POWELL: Well, we want to see the elections take place as scheduled, on the 30th of January. We need this. The Iraqi people need this. The Iraqi interim government wants it. The U.N. wants it. The international community wants it, and certainly the United States wants it. Why? Because it's time for the Iraqi people to go to the polls and make a judgment as to what kind of leadership they want to see in the future, and to get out of an appointed leadership or leadership that is there on the basis of a U.N. resolution.

This will be their government, and when it becomes their government then they have a vested interest in it, and I think that will help us with the insurgency.

But the insurgency will only be defeated on the ground by military force, police force, but also the political force that comes with a free election where people now know they are defending their own government against these insurgents.

KING: We are no longer looking for weapons of mass destruction. We haven't found any. The latest poll said 50 percent of the people said it was a mistake. Do you ever think to yourself, maybe we shouldn't have gone?

POWELL: No, I think that when I see the Iraqi people getting up every day, putting themselves at risk by being in the police or by being in the military or just by being a government officials, and willing to take that risk because they know they've gotten rid of a tyrant, they've gotten rid of a terrible regime, and they now have an opportunity to build a democracy, we're the ones who created that opportunity for them. And we've got to stick with them and not second guess.

Now the issue of weapons of mass destruction is one that we really have to look into. Why did the intelligence community get it wrong? And it was a judgment with respect to stockpiles of these weapons, not the fact that Saddam Hussein had the intention of having and the capability of having them and never answered the questions put to him by the international community about these programs.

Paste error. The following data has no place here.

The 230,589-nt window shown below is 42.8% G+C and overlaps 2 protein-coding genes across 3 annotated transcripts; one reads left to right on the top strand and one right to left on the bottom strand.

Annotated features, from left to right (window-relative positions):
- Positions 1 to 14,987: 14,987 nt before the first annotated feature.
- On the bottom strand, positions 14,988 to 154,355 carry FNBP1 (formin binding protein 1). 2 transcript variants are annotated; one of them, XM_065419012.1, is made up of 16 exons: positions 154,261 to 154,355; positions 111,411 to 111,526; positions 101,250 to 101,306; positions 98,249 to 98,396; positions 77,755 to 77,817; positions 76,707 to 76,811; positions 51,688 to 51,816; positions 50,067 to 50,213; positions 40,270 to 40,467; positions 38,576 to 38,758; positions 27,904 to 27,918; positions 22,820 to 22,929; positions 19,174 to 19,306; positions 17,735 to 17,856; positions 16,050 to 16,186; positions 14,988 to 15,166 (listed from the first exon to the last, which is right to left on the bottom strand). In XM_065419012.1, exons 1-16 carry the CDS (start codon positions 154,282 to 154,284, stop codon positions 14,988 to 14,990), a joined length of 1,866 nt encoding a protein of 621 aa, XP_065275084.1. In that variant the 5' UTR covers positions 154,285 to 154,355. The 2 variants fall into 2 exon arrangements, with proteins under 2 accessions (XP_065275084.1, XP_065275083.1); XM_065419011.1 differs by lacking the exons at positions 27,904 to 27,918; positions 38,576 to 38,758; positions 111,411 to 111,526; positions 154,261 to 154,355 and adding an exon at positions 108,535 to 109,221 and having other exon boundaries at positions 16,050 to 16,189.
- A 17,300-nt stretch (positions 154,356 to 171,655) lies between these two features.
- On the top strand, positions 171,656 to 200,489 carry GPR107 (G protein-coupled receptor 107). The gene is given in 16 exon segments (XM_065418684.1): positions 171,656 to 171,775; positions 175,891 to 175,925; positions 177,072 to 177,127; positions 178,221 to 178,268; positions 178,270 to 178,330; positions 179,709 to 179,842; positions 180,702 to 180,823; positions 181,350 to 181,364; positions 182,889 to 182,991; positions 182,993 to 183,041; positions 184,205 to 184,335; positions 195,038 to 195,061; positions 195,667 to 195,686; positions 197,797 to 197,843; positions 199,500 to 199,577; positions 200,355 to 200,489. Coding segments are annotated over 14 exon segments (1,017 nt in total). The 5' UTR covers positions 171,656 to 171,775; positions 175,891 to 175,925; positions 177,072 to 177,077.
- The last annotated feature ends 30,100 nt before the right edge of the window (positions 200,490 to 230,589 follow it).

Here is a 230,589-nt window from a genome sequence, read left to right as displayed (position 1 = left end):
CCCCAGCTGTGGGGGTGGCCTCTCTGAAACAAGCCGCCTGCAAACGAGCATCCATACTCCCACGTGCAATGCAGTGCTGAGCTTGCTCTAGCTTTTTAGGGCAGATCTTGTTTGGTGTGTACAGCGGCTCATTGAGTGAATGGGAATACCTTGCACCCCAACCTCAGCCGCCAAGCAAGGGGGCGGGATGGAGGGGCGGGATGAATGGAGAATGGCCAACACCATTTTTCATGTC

All of that has held up, that was correct. And where we went wrong and where the international intelligence community went wrong is believing that there was still stockpiles of such weapons. We haven't found them. They're not there. And we've got to take a second look at why we thought they were there.

KING: Mahmoud Abbas is the new president of the Palestinian people, I think -- do they call it the president or do they call it chairman?

POWELL: He's the president of the Palestinian Authority.

KING: He's already said he wants to observe all the security agreements and he wants to get together with the Israelis, yet today we have two Palestinian militants and two Israeli soldiers killed in a suicide bombing. And you once told me that of all the dilemmas you've dealt with in your life, this is the biggest. Are you encouraged?

POWELL: I'm encouraged that Chairman Arafat is no longer there, as an obstacle or excuse for people to point to. I'm encouraged in that the Palestinian people have in an open, free, fair election and with the assistance of the Israelis to make it happen, let it happen, have elected a new president in President Abu Mazen.

He's a good man. We know him well. But he knows and we know and the Israelis know that the Palestinians have to come together now and stand behind their president and insist on a reform government, an honest government that has a solid security apparatus that will go after these terrorists.

It's going to be another tragedy if people who conduct these acts, who shoot mortars out of Gaza, or try to get bombs into Israel from the West Bank, are allowed to continue to destroy the peace process and deny the Palestinian people their opportunity to have a state of their own.

Prime Minister Sharon is ready to pull out of the settlements in Gaza and some settlements in West Bank, get back into the road map, start working for peace. He needs a partner for peace. And that's prime minister -- now President Abu Mazen.

And Abu Mazen knows that he has to bring the Palestinian people along. The intifada did not accomplish a single thing for the Palestinian people toward their goal of a state of their own.

So it has to end. And all of these organizations and individuals and terrorists who continue to kill Israelis or to create conditions of instability are not doing their people a favor. They're denying their people their dream.

KING: A couple of other quick things. When and how does the Condoleezza Rice takeover take place? She has to be confirmed?